When Eugene Strandness arrived on the scene in the laboratory of Dr. Robert Rushmer in the UW Department of Physiology and Biophysics in the early 1960s, the method of ultrasound was being used to measure blood flow and blood vessel dimensions in animals.
Rushmer had put forth the concept that "nondestructive testing" methods could be used on live, active animals to yield unprecendented information about cardiovascular function. The idea of nondestructive testing was gaining use and acceptance in industry at the time. Based on the successes in animal experiments, Rushmer foresaw its potential use in humans to diagnose blood flow disorders.
Strandness and colleagues went on to show that harmless ultrasound waves could reveal characteristics of blood vessels and the blood moving inside them. The waves penetrated body tissues and bounced back; and using the Doppler effect, the researchers could estimate the speed of the blood as it coursed through an artery or a vein. The Doppler effect refers to the change in frequency (pitch) of sound waves emitted or reflected by an object as it moves toward or away from you, as when a siren changes from higher to lower pitch as an ambulance approaches, passes, and then recedes from you. The faster the sound source is moving, the greater the change in pitch. Similarly, ultrasound waves scattered by moving blood exhibit the same effect, and reveal the speed with which blood is moving.
Strandness, Rushmer and colleagues developed the first ultrasound instrument sold in the U.S.; it was called the Dopotone® , marketed by Smith-Kline Instrument Company. The device found two immediate applications: detecting the heartbeat of an unborn fetus, and measuring characteristics of the circulatory system.
Vascular surgeons needed a picture of the location and extent of lesions or obstructions in blood vessels in order to correct these disorders. Until ultrasound was developed, physicians had to rely on three basic types of information: the patient's description of symptoms, the absence of pulses in limbs or the presence of abnormal sounds or murmurs, and information from an x-ray technique called arteriography. Although arteriography could locate the site of disease, it was not suitable for long-term follow-up.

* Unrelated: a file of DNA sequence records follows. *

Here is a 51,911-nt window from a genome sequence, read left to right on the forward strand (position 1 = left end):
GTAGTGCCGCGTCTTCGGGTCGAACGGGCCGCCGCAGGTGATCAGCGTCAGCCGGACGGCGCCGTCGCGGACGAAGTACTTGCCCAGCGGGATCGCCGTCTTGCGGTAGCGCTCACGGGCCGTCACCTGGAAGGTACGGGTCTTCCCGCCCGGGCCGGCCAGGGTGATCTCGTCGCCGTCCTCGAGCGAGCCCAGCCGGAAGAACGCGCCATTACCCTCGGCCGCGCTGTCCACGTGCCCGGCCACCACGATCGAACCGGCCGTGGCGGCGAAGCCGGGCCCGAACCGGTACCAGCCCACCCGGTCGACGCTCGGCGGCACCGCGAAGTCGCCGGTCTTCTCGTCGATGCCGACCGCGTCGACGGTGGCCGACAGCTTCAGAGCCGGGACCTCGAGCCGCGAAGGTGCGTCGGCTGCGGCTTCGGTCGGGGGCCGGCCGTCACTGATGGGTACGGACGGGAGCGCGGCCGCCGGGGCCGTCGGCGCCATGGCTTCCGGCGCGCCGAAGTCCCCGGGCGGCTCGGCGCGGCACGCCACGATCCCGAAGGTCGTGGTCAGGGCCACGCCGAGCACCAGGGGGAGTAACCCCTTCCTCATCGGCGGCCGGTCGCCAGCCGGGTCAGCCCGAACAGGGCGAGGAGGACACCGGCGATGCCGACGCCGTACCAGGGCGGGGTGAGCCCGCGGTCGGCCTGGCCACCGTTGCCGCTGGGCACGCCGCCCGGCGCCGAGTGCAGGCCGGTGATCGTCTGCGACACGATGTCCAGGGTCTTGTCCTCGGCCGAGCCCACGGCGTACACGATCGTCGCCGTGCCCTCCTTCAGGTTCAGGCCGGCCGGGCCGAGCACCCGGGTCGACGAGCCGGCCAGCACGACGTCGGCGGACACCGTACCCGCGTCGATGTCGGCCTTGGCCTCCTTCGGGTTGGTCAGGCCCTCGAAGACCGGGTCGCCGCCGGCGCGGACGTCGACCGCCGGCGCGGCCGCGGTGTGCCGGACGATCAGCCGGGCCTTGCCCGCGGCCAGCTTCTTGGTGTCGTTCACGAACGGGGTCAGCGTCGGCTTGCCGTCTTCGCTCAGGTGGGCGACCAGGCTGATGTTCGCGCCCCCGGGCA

Strandness experimented with the measurement of limb blood pressure as a means to assess blood flow abnormalities, as in the case of atherosclerosis, which leads to the build-up of fatty plaques in the arteries. Another method, called plethysmography, could measure flow at the level of the toes, the forefoot, and the calf of the leg, but it was cumbersome and didn't really provide the kind of information needed. Strandness discovered that as an arterial obstruction gradually developed, the surrounding circulation usually compensated in order to maintain resting blood flow levels within a normal range. "It was possible to have a very ischemic [blood-deficient] foot and in some cases actual gangrene with normal levels of blood flow in the calf," he exclaims. What was needed was a method that would allow the physician to examine blood flow directly at any desired site in the body.
The initial instrument had many limitations; most notably, it used continuous waves, and so could not determine the exact site within tissue where flow was being detected. But this early work demonstrated the great promise of medical ultrasound, and a team of bioengineers came together to capitalize on it. A burst of inventiveness followed, led by Don Baker, Jack Reid, and others. Improvements were based on a pulsed system which used bursts of sound, permitting localization of the sampled site.
An ultrasound scanning device was developed in order to detect and distinguish the atherosclerotic plaques from the normal arterial wall. The instrument could produce either a longitudinal or a cross-sectional image of an artery. Later, the imaging capabilities were combined with a pulsed Doppler system to produce the ultrasonic duplex scanner, which is the basis for all ultrasound imaging instruments today.
A technology transfer agreement negotiated in 1974 between the UW Center for Bioengineering and a local company called Advanced Technology Laboratories, Inc. (ATL), marked the beginning of the development of a series of ultrasound products that has made Bothell-based ATL one of the leaders in the field of diagnostic medical ultrasound systems in the world today.
In early 1996, the UW and ATL unveiled plans to develop an ultrasound diagnostic instrument small enough to hold in the hand, for use on battlefields or in disaster situations where victims require immediate assessment of their injuries.The $12.6-million project is the largest collaboration ever between the UW and a Washington firm to develop a new product.
The hand-held instrument will be dramatically smaller than current high-performance devices, which weigh between 350 and 600 pounds. The goal is to develop a portable device that can be taken into the field to quickly diagnose life-threatening conditions for which treatment must be initiated within a certain limited time period. An ultrasound exam could reveal, for example, if body organs are distorted because of internal bleeding, or if, and where, shrapnel has been driven into the body.
The new instrument holds significant commercial potential and the promise of a major expansion of the diagnostic ultrasound market. Key players in the project from the UW include Lawrence Crum, a principal physicist with the Applied Physics Laboratory, who also holds faculty appointments in bioengineering and electrical engineering; Steve Carter and William Shuman, both with clinical appointments in the UW Department of Radiology; Brent Stewart, director of Diagnostic Physics; and Roy Martin, of anesthesiology and bioengineering. Leading the ATL team are Jacques Souquet, senior vice president, and Lauren Pflugrath, senior director of systems engineering.